Much of the season wound by without positives to go with it. The Nationals as a team slid to the bottom of the National League. No fans, no success, plenty of letdowns.
Luis García was among the few positives. His forced arrival into the major leagues dumped him into a sink-or-swim situation. If the Nationals were in the middle of a 162-game regular season when Starlin Castro broke his wrist, the replacement hunt may have gone differently. Instead, García became the everyday starter at second base in what Davey Martinez deemed a perfect situation: a short, fanless season allowing room for García to learn.
He finished with a .668 OPS, committed the fourth-most errors at second base despite playing just 40 games, and looked his age, 20, more than once.
García also showed a key skill to last in the major leagues - frustration control. It was the reason García was allowed to work through his lulls at the major-league level instead of being sent to the alternate training site in Fredericksburg.
“With García, he comes up here, he puts the ball in play,” Martinez said in early September. “You can tell he has no fear. He strikes out, he doesn’t carry it on the field. Just goes out there and plays and has fun. ...If I saw something different, then it would be a different conversation with [Mike Rizzo] and I. But we think he’s doing OK. He’s learning. We’re going to keep running him out there.”
García doesn’t see a reason to be afraid of being in the majors -- it’s what he always wanted. He would dream about it and talk it out with his father. Playing Major League Baseball meant you arrived at the end of the rainbow. Asked why he lacks fear, García said he and his dad would chat about players arriving in the big leagues, then find it strange they were afraid in a place they always wanted to be.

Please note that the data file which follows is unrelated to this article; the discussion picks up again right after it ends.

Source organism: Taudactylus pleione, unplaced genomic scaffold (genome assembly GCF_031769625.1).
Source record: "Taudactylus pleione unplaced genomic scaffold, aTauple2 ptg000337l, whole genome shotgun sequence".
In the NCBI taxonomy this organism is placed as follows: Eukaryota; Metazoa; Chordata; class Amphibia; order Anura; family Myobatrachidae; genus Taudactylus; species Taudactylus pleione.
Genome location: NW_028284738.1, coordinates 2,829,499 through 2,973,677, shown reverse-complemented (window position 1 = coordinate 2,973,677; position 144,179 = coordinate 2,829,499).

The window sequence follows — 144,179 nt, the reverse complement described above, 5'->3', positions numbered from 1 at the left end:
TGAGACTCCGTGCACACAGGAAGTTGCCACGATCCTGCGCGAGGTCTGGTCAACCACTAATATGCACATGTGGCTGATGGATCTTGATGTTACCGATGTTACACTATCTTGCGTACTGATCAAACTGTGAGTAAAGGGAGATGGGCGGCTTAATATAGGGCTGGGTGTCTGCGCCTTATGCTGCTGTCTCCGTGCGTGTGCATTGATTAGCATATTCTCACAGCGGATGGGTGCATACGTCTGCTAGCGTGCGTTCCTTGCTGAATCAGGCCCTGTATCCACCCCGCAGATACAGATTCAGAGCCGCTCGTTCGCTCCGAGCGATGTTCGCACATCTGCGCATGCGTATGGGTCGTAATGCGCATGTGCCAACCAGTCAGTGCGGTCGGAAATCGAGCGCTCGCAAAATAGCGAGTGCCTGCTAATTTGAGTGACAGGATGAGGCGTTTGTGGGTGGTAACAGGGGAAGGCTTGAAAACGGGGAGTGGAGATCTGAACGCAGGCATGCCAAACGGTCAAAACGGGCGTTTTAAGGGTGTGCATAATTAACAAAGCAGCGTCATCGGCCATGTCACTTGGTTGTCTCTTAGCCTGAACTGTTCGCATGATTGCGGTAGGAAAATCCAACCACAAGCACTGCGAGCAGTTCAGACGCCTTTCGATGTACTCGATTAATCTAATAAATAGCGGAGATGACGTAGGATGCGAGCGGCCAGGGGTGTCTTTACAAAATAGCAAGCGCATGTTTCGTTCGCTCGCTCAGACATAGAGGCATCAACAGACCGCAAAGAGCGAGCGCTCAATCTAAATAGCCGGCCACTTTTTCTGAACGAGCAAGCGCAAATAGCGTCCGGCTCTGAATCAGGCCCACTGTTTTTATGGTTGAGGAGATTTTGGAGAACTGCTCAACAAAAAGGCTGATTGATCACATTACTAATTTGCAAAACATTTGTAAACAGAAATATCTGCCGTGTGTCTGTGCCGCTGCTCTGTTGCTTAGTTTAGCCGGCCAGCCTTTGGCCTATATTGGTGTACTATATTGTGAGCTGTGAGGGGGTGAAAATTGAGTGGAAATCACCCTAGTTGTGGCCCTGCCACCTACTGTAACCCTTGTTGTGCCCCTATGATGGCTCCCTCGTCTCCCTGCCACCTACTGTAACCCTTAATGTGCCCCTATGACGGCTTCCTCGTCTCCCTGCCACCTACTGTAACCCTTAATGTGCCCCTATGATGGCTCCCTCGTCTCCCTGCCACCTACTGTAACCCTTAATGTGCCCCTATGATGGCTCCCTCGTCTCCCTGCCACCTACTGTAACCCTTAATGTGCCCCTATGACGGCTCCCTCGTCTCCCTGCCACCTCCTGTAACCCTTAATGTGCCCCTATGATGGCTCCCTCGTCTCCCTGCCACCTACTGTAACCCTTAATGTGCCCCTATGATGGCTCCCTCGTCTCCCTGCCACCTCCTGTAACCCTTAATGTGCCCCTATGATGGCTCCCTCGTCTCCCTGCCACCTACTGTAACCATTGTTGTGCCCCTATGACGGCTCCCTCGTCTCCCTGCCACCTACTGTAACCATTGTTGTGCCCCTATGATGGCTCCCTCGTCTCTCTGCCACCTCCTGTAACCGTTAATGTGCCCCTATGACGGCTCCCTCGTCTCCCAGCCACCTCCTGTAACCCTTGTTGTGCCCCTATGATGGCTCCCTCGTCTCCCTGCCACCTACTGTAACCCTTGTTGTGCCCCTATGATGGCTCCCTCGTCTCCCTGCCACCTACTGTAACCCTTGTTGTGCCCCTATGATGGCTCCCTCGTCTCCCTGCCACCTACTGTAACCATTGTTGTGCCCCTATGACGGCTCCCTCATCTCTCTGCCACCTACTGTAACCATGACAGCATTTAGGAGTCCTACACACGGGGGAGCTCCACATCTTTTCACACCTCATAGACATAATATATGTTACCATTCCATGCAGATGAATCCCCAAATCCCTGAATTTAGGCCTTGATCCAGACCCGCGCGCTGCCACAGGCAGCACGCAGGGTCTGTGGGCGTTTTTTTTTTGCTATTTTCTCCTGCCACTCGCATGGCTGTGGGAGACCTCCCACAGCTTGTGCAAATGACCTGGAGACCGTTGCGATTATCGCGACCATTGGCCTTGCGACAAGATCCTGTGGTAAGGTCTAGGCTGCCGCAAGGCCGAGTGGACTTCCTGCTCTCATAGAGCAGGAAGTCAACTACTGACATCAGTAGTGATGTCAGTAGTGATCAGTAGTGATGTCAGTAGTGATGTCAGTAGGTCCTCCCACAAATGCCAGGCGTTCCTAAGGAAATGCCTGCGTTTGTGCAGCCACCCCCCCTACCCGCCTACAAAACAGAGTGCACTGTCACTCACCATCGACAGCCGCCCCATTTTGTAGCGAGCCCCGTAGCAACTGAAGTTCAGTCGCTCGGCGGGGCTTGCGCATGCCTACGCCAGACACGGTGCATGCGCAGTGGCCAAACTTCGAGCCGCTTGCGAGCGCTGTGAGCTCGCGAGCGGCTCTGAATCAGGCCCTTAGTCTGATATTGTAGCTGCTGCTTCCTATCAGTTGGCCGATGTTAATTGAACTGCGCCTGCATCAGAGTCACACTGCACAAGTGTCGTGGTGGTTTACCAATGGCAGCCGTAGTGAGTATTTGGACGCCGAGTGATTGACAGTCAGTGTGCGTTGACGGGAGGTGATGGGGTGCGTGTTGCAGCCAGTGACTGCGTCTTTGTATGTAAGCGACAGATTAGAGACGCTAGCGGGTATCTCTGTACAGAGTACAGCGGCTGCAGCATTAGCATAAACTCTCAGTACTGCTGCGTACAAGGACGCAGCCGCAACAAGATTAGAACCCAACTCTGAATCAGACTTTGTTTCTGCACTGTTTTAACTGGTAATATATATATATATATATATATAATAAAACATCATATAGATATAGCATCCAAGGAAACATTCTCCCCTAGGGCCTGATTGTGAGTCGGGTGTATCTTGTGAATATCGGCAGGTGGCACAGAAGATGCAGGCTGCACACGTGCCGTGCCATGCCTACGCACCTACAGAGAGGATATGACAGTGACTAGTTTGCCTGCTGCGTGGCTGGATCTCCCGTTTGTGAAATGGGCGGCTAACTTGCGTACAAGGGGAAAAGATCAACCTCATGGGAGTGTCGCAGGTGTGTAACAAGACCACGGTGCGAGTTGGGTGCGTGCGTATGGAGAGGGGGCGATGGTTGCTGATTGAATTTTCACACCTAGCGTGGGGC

But that doesn’t absolve García of the large amount of work in front of him.
He was in the bottom two percent in exit velocity in 2020. His walk percentage was in the bottom three percent of the league. His chase percentage was above 30. He hit a ton of ground balls because he often topped pitches when making contact. All of which makes his offseason improvement list a vast one.
Martinez laid out a program for García that included everything from quicker feet to being a better baserunner. Playing Winter Ball is a consideration. Martinez said he thinks García can hit 12-15 home runs if he “stays in his legs” as a hitter, which he didn’t do much of in 2020. García’s bat-to-ball skills are partly a detriment for him. He can make contact with most pitches, a process which prompts him to swing often. However, the outcome is often mediocre contact.
“Sometimes he gets very handsy,” Martinez said.
All of this should bring García back to the minor leagues. Assuming next year is normal, or close, the logical process for García will be coming to major-league spring training before being assigned to the Triple-A affiliate shortly before spring training ends. Starlin Castro remains under contract for a mere $6 million to play second base during a season in which the Nationals are adamant about returning to an upright posture and competing for a postseason spot -- at a minimum. He will be the starter while García’s learning continues elsewhere. In time, if he can improve his approach and defense, it will be García’s turn every day at second base.